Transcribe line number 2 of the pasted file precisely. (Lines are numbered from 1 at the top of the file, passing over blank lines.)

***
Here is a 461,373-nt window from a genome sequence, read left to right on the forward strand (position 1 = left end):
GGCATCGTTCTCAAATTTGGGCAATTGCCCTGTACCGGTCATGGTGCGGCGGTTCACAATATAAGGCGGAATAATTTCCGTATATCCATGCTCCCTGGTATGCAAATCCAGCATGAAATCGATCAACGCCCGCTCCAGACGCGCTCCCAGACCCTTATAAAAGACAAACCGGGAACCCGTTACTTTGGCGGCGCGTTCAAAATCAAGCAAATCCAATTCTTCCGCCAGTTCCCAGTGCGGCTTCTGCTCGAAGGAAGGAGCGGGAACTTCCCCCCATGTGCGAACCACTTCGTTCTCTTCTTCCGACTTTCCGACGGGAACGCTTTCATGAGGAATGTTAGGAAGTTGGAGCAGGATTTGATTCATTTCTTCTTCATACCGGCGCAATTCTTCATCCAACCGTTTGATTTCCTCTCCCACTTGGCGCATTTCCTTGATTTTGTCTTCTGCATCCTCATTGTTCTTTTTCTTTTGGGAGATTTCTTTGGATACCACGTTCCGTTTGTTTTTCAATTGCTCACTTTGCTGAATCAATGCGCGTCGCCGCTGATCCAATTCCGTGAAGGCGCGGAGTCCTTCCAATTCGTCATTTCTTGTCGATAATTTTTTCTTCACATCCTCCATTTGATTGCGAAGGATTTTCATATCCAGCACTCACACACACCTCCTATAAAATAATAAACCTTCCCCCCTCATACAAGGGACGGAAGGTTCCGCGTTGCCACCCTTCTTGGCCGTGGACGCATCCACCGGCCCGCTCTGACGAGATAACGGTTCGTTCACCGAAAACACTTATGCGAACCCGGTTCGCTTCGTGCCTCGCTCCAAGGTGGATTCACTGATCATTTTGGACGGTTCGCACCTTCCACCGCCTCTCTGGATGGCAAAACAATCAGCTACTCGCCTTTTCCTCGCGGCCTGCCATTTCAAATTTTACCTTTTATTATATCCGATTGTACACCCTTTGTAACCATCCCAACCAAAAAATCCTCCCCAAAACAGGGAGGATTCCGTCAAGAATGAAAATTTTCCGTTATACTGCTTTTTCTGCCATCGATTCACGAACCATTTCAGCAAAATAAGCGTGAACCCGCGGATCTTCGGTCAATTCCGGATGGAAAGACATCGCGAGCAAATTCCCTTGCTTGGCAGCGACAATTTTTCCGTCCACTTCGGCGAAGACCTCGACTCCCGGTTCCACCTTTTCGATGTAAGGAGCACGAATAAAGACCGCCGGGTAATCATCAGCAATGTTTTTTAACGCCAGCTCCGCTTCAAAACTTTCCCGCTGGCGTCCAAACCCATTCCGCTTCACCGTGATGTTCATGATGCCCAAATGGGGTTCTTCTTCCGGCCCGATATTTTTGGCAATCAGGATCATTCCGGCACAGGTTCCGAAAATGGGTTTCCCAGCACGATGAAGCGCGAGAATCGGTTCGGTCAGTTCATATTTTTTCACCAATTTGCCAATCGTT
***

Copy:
GGCATCGTTCTCAAATTTGGGCAATTGCCCTGTACCGGTCATGGTGCGGCGGTTCACAATATAAGGCGGAATAATTTCCGTATATCCATGCTCCCTGGTATGCAAATCCAGCATGAAATCGATCAACGCCCGCTCCAGACGCGCTCCCAGACCCTTATAAAAGACAAACCGGGAACCCGTTACTTTGGCGGCGCGTTCAAAATCAAGCAAATCCAATTCTTCCGCCAGTTCCCAGTGCGGCTTCTGCTCGAAGGAAGGAGCGGGAACTTCCCCCCATGTGCGAACCACTTCGTTCTCTTCTTCCGACTTTCCGACGGGAACGCTTTCATGAGGAATGTTAGGAAGTTGGAGCAGGATTTGATTCATTTCTTCTTCATACCGGCGCAATTCTTCATCCAACCGTTTGATTTCCTCTCCCACTTGGCGCATTTCCTTGATTTTGTCTTCTGCATCCTCATTGTTCTTTTTCTTTTGGGAGATTTCTTTGGATACCACGTTCCGTTTGTTTTTCAATTGCTCACTTTGCTGAATCAATGCGCGTCGCCGCTGATCCAATTCCGTGAAGGCGCGGAGTCCTTCCAATTCGTCATTTCTTGTCGATAATTTTTTCTTCACATCCTCCATTTGATTGCGAAGGATTTTCATATCCAGCACTCACACACACCTCCTATAAAATAATAAACCTTCCCCCCTCATACAAGGGACGGAAGGTTCCGCGTTGCCACCCTTCTTGGCCGTGGACGCATCCACCGGCCCGCTCTGACGAGATAACGGTTCGTTCACCGAAAACACTTATGCGAACCCGGTTCGCTTCGTGCCTCGCTCCAAGGTGGATTCACTGATCATTTTGGACGGTTCGCACCTTCCACCGCCTCTCTGGATGGCAAAACAATCAGCTACTCGCCTTTTCCTCGCGGCCTGCCATTTCAAATTTTACCTTTTATTATATCCGATTGTACACCCTTTGTAACCATCCCAACCAAAAAATCCTCCCCAAAACAGGGAGGATTCCGTCAAGAATGAAAATTTTCCGTTATACTGCTTTTTCTGCCATCGATTCACGAACCATTTCAGCAAAATAAGCGTGAACCCGCGGATCTTCGGTCAATTCCGGATGGAAAGACATCGCGAGCAAATTCCCTTGCTTGGCAGCGACAATTTTTCCGTCCACTTCGGCGAAGACCTCGACTCCCGGTTCCACCTTTTCGATGTAAGGAGCACGAATAAAGACCGCCGGGTAATCATCAGCAATGTTTTTTAACGCCAGCTCCGCTTCAAAACTTTCCCGCTGGCGTCCAAACCCATTCCGCTTCACCGTGATGTTCATGATGCCCAAATGGGGTTCTTCTTCCGGCCCGATATTTTTGGCAATCAGGATCATTCCGGCACAGGTTCCGAAAATGGGTTTCCCAGCACGATGAAGCGCGAGAATCGGTTCGGTCAGTTCATATTTTTTCACCAATTTGCCAATCGTT